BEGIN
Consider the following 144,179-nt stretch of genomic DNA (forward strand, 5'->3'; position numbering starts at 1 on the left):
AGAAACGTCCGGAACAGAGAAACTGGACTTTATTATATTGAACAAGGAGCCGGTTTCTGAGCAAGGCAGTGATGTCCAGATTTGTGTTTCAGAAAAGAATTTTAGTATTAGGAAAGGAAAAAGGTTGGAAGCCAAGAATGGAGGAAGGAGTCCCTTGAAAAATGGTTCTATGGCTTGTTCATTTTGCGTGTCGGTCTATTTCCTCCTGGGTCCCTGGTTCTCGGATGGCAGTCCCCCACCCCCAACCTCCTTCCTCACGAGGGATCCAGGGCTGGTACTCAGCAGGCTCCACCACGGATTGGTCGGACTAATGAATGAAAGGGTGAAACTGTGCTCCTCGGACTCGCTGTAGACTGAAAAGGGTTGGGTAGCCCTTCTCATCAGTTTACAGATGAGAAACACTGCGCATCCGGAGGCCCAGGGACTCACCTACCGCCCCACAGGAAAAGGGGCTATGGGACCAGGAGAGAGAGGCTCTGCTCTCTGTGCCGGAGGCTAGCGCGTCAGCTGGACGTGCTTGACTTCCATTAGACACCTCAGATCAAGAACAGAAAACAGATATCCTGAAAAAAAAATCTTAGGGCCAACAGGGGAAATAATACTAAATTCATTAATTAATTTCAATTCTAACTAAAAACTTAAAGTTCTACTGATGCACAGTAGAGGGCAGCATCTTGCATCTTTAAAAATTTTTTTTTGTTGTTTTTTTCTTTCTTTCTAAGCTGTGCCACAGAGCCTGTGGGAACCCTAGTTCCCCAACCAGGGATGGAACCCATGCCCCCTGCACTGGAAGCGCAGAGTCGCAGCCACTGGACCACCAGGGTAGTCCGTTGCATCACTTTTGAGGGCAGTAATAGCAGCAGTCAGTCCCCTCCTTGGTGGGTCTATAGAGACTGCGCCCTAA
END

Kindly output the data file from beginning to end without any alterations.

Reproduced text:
Consider the following 144,179-nt stretch of genomic DNA (forward strand, 5'->3'; position numbering starts at 1 on the left):
AGAAACGTCCGGAACAGAGAAACTGGACTTTATTATATTGAACAAGGAGCCGGTTTCTGAGCAAGGCAGTGATGTCCAGATTTGTGTTTCAGAAAAGAATTTTAGTATTAGGAAAGGAAAAAGGTTGGAAGCCAAGAATGGAGGAAGGAGTCCCTTGAAAAATGGTTCTATGGCTTGTTCATTTTGCGTGTCGGTCTATTTCCTCCTGGGTCCCTGGTTCTCGGATGGCAGTCCCCCACCCCCAACCTCCTTCCTCACGAGGGATCCAGGGCTGGTACTCAGCAGGCTCCACCACGGATTGGTCGGACTAATGAATGAAAGGGTGAAACTGTGCTCCTCGGACTCGCTGTAGACTGAAAAGGGTTGGGTAGCCCTTCTCATCAGTTTACAGATGAGAAACACTGCGCATCCGGAGGCCCAGGGACTCACCTACCGCCCCACAGGAAAAGGGGCTATGGGACCAGGAGAGAGAGGCTCTGCTCTCTGTGCCGGAGGCTAGCGCGTCAGCTGGACGTGCTTGACTTCCATTAGACACCTCAGATCAAGAACAGAAAACAGATATCCTGAAAAAAAAATCTTAGGGCCAACAGGGGAAATAATACTAAATTCATTAATTAATTTCAATTCTAACTAAAAACTTAAAGTTCTACTGATGCACAGTAGAGGGCAGCATCTTGCATCTTTAAAAATTTTTTTTTGTTGTTTTTTTCTTTCTTTCTAAGCTGTGCCACAGAGCCTGTGGGAACCCTAGTTCCCCAACCAGGGATGGAACCCATGCCCCCTGCACTGGAAGCGCAGAGTCGCAGCCACTGGACCACCAGGGTAGTCCGTTGCATCACTTTTGAGGGCAGTAATAGCAGCAGTCAGTCCCCTCCTTGGTGGGTCTATAGAGACTGCGCCCTAA